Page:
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A goal of the MAS Program is to support engagement with the MAS world not just in Trinity classrooms but on the ground in the region as well. Each faculty-led study abroad trip exposes students to everyday social and political issues that affect these developing nations. Furthermore, it is a cultural experience they will never forget.
By day, the students report to their internships. At night, they experience the culture of Spain by attending ballets, movies and music performances and dining in Spanish restaurants. They also participate in classes conducted by Trinity professors in charge of the delegation. Weekends often involve excursions outside Madrid to Spanish historical sites.
Students explore the many faces of Spain in a full semester experience abroad with Trinity companions. Students are given the opportunity to truly become a part of Spanish life, living with Spanish families and participating in part-time internships at a variety of locations including NGOs, Museums, Cultural and Financial organizations, and schools . Students will truly experience the complex, and multicultural old and contemporary Spain.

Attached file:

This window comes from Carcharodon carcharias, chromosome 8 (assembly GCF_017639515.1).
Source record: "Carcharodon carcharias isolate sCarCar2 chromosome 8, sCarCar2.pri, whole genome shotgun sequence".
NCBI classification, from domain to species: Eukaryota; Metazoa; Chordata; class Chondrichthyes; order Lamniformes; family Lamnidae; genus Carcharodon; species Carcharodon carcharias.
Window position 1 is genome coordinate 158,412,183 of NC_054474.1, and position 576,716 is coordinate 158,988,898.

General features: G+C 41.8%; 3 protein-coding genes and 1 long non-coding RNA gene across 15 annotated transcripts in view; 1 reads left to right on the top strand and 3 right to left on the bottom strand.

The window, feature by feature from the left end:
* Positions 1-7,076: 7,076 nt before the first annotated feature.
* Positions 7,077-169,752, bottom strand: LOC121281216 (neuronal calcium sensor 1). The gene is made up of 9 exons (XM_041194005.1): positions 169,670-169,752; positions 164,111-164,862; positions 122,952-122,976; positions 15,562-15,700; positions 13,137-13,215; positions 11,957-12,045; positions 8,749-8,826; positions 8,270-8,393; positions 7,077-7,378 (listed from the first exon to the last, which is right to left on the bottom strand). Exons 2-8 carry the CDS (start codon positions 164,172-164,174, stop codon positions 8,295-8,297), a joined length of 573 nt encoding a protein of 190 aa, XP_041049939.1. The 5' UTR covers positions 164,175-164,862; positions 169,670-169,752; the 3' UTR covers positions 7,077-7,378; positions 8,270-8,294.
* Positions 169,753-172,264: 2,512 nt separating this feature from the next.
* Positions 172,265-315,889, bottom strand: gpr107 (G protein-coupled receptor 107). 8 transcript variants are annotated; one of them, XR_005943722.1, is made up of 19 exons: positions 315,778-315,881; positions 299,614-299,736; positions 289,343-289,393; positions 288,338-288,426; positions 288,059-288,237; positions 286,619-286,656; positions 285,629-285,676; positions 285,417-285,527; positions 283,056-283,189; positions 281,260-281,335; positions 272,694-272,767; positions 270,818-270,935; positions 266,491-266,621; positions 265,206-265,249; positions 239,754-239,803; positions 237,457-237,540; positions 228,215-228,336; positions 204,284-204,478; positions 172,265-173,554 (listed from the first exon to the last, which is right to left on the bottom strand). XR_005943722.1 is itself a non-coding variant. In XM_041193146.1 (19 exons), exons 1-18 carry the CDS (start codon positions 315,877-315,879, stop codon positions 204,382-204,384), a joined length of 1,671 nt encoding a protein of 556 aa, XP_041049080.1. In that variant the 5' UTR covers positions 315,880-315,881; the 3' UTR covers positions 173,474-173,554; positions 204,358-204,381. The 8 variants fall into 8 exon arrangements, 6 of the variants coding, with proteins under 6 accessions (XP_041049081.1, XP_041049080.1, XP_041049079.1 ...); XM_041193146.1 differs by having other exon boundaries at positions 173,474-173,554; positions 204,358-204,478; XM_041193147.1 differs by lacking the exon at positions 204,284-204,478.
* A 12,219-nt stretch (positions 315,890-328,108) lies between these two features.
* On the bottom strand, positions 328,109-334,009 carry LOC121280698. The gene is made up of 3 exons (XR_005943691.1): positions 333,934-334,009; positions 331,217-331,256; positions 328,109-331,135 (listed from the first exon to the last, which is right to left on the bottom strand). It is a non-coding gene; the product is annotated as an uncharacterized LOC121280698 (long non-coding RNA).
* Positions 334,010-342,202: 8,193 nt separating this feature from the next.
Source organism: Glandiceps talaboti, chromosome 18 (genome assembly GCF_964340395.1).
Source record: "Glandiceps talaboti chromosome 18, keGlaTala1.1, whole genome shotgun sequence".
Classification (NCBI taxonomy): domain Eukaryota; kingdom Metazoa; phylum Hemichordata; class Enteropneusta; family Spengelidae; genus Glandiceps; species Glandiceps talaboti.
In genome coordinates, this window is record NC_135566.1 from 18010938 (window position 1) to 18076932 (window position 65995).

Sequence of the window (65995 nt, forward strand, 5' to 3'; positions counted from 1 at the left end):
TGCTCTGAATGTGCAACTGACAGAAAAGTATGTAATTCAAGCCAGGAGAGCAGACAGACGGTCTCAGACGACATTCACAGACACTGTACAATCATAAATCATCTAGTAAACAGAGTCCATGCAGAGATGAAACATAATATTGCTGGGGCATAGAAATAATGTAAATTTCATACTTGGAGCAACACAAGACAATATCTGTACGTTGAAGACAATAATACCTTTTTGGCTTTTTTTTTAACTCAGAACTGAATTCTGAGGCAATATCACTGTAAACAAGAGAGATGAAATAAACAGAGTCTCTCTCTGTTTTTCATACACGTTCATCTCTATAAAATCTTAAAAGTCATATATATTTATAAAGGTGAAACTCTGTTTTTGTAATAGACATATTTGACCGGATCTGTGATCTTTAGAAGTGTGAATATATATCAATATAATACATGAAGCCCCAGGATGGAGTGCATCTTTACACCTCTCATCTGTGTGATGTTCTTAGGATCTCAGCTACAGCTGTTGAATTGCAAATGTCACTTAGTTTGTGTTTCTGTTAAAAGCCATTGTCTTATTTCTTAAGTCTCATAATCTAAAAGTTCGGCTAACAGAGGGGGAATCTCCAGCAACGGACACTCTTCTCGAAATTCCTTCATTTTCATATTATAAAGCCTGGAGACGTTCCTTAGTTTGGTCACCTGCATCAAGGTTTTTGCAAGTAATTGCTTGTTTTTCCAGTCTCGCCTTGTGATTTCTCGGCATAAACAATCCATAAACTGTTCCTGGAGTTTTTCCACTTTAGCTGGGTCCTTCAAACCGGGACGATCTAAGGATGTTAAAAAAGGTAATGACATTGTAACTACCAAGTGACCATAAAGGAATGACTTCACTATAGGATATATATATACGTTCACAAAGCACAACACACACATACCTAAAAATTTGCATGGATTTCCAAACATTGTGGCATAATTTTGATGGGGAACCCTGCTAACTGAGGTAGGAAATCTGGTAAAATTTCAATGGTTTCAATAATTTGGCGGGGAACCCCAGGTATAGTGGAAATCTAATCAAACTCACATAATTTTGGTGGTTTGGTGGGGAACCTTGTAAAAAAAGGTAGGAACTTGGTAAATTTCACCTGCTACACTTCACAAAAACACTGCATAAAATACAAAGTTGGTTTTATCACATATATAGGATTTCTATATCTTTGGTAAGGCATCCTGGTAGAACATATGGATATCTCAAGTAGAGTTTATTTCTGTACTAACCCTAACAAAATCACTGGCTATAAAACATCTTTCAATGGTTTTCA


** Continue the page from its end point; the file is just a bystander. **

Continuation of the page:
Few places in the world contain as much ecological diversity in a relatively small area as Costa Rica. Its complex systems have fostered the evolutionary development of many unique species set in a constantly changing landscape. Students in the Costa Rican Ecology Program will spend a month surveying and sampling a variety of mammals while studying the physical and cultural differences of the country from sea level rainforests to high elevation cloud forests.
In March of 2015 Meredith McGuire and Alfred Montoya from the Department of Sociology & Anthropology led a group of 9 Trinity students from multiple disciplines on a two-week field trip through urban and rural Nicaragua. The trip gave students the opportunity to gain first-hand exposure to the environmental and health issues affecting developing nations, supplementing and developing the skills and material presented in our courses. This exciting opportunity for a 9-10 day field trip in Nicaragua during Spring Break will illustrate several course topics through first-hand experiences in nature reserves and visits with people working on successful grass-roots projects that address preventable causes of environmental degradation and human illnesses and death. This program will be offered again in the Spring 2020 semester.
This course will explore these historical changes that had labeled Cuba as an island “lost in time” by focusing on three topics that are crucial for Cuba’s global acknowledgement: Gender, Race and Healthcare. Although these three topics can be separately considered, they are deeply interrelated and in constant exchange with Cuba’s economy and politics, as women and LGBT communities challenge their social participation, Afro-Cubans claim their space, and healthcare becomes threatened due to Cuba’s slow movement to globalization. This course will be offered in Spring 2019.